“Is there a drug for that, a pill to take…?”
A rather ambitious but certainly admirable affair, the Arcola’s PlayWROUGHT festival features 12 pieces of new writing over a week, showcasing a wide range of playwrights from the Arcola community in a series of rehearsed readings in the basement studio there. I do like a bit of new writing and readings are always fun when they involve actors that I like, I love getting to see another facet to their work in a more informal setting and so I was more than happy to book for an evening that featured Lucy Ellinson, Michelle Terry and Paul Ready. Imagine how happy I felt when favourite-round-these-parts Elliot Cowan was added to the bill!
Nina-Marie Gardner’s Sherry & Narcotics was an intriguing start to the evening. Grieving for her father, American Mary finds comfort where she can on a trip abroad, settling on an online connection to wistful Irish poet Jake who swiftly invites her to Manchester from the London where she has stopped for the time being. There, they attempt a putative romance but their individual hang-ups add up to one hell of a mess, what with her barely controlled alcoholism and the child he has neglected to mention yet through it all, the impulse to try and find happiness remains strong.
For me it didn’t quite hit the mark, mainly due to an incongruous set of recurring details that located the story firmly in the near past (they meet on MySpace, there are no smartphones etc) but give the play a dated feel rather than a necessary location in time. That said, Mary and Jake’s interactions were given a blistering intensity by some excellent casting from director Yael Shavit – best actress fosterIAN nominee Lucy Ellinson was utterly captivating as she voiced the bruised fragility of a woman reeling from the harshness of the world and Michael Colgan’s flaky Jake was imbued with enough charm to make him an appealing prospect despite his own baggage.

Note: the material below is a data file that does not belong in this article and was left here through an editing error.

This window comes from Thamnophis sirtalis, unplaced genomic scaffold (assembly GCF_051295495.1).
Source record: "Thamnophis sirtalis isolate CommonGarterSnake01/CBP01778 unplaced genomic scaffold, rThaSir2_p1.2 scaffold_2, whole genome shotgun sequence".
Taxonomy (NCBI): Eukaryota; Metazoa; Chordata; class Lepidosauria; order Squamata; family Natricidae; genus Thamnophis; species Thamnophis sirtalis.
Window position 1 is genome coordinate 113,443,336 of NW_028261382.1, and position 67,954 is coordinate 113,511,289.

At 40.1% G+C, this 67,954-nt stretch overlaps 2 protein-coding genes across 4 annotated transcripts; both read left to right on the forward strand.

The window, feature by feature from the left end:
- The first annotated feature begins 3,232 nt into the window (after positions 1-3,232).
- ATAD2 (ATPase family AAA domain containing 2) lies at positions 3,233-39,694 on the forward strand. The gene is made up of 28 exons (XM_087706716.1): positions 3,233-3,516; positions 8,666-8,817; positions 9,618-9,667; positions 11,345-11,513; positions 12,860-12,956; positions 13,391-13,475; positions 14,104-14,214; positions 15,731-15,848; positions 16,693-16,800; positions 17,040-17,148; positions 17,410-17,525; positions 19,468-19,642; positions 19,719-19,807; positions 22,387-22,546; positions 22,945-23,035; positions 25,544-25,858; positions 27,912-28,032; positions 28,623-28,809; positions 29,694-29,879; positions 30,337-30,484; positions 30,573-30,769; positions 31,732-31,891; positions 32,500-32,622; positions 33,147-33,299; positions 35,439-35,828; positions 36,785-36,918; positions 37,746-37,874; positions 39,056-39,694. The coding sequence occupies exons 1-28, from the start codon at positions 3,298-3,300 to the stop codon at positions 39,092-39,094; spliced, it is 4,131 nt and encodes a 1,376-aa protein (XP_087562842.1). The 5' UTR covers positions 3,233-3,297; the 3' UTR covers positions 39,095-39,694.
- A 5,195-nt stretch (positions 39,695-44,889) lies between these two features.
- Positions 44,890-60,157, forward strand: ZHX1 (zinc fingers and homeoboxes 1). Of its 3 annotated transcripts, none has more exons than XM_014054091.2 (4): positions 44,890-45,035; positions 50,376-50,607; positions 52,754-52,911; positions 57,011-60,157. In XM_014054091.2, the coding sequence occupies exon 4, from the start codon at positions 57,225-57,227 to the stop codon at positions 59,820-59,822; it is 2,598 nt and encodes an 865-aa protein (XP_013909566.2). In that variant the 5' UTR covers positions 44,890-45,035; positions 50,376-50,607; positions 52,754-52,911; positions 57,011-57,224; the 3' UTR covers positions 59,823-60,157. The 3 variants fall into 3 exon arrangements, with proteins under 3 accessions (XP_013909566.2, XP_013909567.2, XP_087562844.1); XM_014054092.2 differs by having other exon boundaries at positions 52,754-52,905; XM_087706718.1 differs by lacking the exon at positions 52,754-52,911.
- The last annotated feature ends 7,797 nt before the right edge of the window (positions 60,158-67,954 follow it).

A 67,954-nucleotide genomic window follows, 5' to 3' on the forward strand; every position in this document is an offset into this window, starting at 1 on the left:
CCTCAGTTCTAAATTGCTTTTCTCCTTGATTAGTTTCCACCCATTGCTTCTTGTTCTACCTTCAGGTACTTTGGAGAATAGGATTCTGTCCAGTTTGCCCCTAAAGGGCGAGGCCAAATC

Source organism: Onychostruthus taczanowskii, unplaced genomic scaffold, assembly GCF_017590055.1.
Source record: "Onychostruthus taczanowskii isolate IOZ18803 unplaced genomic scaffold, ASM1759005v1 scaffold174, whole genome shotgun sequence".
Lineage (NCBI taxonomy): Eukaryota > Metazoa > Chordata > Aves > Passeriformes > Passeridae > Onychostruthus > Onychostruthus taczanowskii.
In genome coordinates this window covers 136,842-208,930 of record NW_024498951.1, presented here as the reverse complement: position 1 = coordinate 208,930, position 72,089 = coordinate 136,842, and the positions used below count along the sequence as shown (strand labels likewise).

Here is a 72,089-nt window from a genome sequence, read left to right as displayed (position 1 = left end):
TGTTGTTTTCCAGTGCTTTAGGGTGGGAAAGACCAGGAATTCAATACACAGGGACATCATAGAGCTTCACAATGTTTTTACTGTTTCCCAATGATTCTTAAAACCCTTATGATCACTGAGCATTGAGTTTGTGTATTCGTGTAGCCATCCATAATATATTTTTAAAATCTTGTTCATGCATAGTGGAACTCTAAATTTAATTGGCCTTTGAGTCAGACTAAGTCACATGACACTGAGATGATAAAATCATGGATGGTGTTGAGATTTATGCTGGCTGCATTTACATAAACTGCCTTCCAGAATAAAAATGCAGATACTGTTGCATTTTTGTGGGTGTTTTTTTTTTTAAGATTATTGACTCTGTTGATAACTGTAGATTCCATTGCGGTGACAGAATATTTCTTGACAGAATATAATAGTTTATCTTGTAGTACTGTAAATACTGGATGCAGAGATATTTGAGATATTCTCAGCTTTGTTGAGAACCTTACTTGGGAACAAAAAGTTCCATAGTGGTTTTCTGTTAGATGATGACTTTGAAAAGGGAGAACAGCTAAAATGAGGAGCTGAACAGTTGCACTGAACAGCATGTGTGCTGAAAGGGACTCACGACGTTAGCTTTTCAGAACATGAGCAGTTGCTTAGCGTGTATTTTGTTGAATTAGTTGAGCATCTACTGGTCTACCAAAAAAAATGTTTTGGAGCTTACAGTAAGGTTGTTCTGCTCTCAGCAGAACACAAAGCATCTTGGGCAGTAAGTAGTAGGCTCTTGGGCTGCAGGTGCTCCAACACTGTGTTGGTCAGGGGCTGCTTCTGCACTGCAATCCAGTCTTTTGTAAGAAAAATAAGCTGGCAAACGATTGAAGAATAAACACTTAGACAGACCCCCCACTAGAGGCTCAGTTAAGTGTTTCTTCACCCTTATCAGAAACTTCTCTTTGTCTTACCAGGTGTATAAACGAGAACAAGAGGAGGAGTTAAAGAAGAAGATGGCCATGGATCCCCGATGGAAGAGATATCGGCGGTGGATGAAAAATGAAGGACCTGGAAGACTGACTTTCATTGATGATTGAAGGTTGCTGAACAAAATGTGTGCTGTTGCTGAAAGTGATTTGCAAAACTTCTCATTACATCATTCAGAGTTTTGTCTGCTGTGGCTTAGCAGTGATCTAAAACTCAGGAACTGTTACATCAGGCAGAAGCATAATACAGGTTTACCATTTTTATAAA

But the main prize for me was Mark Sands’ Cracked and the chance to see another best actress fosterIAN nominee in Michelle Terry, the marvellous Paul Ready and the much-missed-from-our-stages Elliot Cowan, alongside Daisy Ridley and Ayesha Antoine. And it was a piece of writing that I enjoyed more, weaving together the stories of two women – the one Aimee an 18 year old on a disastrous holiday in Ibiza, the other Jane her former college teacher dealing with a would-be novelist boyfriend – the thread connecting them turning out to be cocaine.
For on the flight home, Aimee’s best friend Denise collapses and dies when a package she is smuggling bursts open inside her and Aimee is left to face the consequences of being a suspected drug trafficker. And after the stresses of 12 months supporting Rob as he writes his first great novel, Jane finds herself seeking comfort in a coke-fuelled haze with unfortunate consequences. What I enjoyed most about Sands’ writing was the even-handed way in which the discussion about drugs was handled for a good proportion of the play, the kind of frank honesty that one rarely sees.
It would have been nice to see a little of that equivocation carried through to the end rather than the definitive attitudes that prevailed but you can’t have everything. And his gift for creating wryly warm banter made Jane’s strand of the story particularly strong, especially given the outstanding performances. Terry and Ready paired up beautifully as an utterly believable young(ish) London couple, a palpable sense of chemistry making the hardships they end up enduring genuinely gutting. And Cowan as Rob’s highly successful, old uni rival was a sleazily seductive winner.
Fans of Cowan (and who isn’t…) were in luck as he covered three roles in the end – he was also a menacing/hilarious Spanish gangster and a vaguely patronising headteacher called Mr Foster (I swear I had nothing to do with it!) so it was nice to see some versatility even within the constraints of a reading. Daisy Ridley’s Aimee was also impressive as the young woman trying to dodge her way through the aftermath of her friend’s death and Ayesha Antoine was another who was notable in a number of smaller roles.
So a well worthy evening of interesting theatre – I’d definitely be interested to see how both plays, but particularly Cracked, develop into future life – and a great initiative from the Arcola, recognising that their lack of a literary department has created a developmental gap and actually doing something about it. One more day of this festival remains so if you can’t make it over to Dalston Saturday night, then I’d keep your eyes peeled for the next one in order to get your own box of theatrical treats.